Something Borrowed and… a Broom
June is traditionally a time for weddings. The new Bride needs something old, something new, something borrowed, and…. a broom. The tradition of “jumping the broom” has been around for hundreds of years. It has become a special blessing that the couple takes as they make their leap into a new life together. In many ways it is a symbol and a legacy that people continue today.
Over the years “jumping the broom” has been associated with African-American weddings because, as slaves they were denied access to traditional ceremonies and so much more. African-Weddings.com says that today “ Broom Jumping is a ritual, handed down from generation to generation to remind us of a time when our vows were not legally sanctioned.”
Some people consider the ritual to be an honoring and remembrance of the ancestors, while others choose to omit this because it is to painful reminder of the basic privileges denied slaves. The custom is not really an African-derived one at all. It gained popularity during slavery in the U.S. and has found a recently revival in the past few decades. Re-creating meaning and tradition when so much has been lost over the years is a difficult business.
Dawn Aiello in her post about wedding superstitions talks about the difficult significance of the broom. Traditionally the broom has been a magickal tool used for removing negativity and cleansing your space. The custom of using a broom in weddings seems to come from a Celtic, specifically Welsh tradition, referred to as a “Besom Wedding.” It was brought to the U.S. in the 1700’s and revived in the 1970’s with it’s inclusion in the popular television mini-series Roots.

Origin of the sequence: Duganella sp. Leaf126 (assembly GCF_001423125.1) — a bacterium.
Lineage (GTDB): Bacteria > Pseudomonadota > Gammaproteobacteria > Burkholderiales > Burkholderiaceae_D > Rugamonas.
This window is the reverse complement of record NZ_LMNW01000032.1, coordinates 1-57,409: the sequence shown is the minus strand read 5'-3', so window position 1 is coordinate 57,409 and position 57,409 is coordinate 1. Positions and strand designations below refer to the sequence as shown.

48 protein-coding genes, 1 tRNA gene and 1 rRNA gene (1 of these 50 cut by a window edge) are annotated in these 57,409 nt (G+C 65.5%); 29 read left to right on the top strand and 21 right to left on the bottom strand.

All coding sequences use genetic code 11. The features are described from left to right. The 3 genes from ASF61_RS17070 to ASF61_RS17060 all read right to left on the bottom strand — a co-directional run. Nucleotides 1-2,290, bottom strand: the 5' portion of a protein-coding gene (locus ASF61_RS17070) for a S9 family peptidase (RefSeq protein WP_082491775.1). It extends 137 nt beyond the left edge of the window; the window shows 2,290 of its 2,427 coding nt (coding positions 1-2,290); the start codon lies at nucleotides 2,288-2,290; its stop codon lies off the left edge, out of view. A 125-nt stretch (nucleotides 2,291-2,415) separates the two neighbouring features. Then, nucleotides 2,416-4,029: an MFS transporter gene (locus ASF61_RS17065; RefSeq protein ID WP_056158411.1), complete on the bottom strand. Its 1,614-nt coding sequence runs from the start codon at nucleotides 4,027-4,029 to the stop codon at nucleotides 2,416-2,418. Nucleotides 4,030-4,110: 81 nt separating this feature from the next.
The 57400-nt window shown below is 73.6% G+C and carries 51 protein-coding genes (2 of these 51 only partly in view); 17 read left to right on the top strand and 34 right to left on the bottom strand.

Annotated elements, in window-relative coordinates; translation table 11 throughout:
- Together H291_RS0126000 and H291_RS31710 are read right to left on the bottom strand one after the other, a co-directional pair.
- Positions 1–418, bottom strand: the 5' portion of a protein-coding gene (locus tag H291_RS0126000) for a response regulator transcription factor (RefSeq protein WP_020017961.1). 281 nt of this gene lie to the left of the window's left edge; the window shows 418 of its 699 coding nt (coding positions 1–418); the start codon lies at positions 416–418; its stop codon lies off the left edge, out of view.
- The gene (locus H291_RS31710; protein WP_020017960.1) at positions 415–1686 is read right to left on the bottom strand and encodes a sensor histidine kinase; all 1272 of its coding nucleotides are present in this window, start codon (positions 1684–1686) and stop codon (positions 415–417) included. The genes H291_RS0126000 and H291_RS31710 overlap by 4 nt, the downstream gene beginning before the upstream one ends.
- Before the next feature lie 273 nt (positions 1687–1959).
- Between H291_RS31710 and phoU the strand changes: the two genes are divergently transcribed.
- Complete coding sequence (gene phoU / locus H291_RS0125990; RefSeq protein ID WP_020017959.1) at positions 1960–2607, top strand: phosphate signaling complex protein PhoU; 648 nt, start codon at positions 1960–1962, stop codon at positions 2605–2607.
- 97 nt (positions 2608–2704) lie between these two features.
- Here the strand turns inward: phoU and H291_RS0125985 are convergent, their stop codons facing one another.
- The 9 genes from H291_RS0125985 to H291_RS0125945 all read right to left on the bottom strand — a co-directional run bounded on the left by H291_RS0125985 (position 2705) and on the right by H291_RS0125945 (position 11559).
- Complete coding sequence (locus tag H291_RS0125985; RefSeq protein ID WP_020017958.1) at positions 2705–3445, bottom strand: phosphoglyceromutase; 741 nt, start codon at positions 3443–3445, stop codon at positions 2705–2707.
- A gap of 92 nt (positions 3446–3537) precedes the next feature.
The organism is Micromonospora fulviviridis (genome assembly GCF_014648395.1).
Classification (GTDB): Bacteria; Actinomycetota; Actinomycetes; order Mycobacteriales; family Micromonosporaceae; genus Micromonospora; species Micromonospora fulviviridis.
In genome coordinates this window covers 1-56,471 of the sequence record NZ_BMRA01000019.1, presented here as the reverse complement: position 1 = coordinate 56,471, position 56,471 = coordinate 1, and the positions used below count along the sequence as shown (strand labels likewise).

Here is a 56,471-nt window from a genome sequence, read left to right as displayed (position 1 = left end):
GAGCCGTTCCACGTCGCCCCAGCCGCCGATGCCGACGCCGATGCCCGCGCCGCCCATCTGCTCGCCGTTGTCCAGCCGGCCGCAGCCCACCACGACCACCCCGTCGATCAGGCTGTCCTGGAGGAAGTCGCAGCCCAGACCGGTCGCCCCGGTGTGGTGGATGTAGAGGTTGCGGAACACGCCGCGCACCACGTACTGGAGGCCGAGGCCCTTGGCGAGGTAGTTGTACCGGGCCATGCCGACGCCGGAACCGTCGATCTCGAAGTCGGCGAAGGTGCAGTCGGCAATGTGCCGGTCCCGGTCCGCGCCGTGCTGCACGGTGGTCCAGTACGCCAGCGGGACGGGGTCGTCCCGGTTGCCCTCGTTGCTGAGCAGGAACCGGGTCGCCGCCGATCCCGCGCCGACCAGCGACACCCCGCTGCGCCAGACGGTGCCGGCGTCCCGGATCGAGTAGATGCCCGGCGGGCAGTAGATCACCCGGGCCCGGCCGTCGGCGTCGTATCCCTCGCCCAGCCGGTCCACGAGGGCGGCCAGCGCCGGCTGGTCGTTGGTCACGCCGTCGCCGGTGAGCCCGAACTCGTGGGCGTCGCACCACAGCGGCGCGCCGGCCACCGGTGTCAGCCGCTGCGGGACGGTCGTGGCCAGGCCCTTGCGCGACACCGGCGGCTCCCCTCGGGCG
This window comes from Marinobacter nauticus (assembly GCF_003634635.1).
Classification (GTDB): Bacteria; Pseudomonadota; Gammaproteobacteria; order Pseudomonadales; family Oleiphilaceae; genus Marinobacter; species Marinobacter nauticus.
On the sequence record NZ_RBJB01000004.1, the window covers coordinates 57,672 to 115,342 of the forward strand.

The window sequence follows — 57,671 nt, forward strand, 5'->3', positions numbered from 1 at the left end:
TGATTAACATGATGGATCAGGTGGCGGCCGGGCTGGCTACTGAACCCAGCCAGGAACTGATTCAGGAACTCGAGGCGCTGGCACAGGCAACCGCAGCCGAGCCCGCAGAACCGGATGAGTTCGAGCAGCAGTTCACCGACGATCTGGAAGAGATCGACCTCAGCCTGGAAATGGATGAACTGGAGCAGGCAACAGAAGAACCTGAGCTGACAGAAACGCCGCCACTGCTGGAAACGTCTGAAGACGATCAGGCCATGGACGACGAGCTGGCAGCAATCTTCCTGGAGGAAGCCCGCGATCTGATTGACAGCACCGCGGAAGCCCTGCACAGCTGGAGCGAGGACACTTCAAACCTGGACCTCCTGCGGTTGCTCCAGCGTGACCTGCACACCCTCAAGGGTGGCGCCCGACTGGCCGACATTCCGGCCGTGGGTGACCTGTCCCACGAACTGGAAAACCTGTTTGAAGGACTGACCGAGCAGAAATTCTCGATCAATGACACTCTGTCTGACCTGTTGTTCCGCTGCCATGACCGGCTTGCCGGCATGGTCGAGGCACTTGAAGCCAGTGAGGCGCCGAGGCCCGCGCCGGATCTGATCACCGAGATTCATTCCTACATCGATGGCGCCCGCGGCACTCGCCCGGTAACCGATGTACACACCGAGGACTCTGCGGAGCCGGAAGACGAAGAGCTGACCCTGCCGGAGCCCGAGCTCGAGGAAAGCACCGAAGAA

Crafting Your Wedding Broom
There are many websites that will sell you a ready made broom to jump over for your ceremony. Some wedding brooms have cowrie shells for prosperity, sunflowers for joy, orchids for sweet love, or other magickal elements. If at all possible try to take the time and effort to craft your own broom. The original “jumping the broom” ceremonies of slaves took place in front of the entire community making it one of their few opportunities for celebration. You can even make yours a family and friends affair, by asking each one to tie a ribbon or charm to the broom, symbolically adding their own blessing to your new life.
More, More, More
Many of you may be planning your own delightful June weddings, my brightest blessings to you on your sacred union. If you would like more information about crafting your own version of this ancient ceremony please check out the following resources:
Jumping the Broom: The African-American Wedding Planner by Harriette Cole
Jumping the Broom in Style by Thony C. Anyiam
If you’re thinking about crafting your own wedding, or helping someone with theirs, please share the broom jumping blessings in this article, Best Wishes !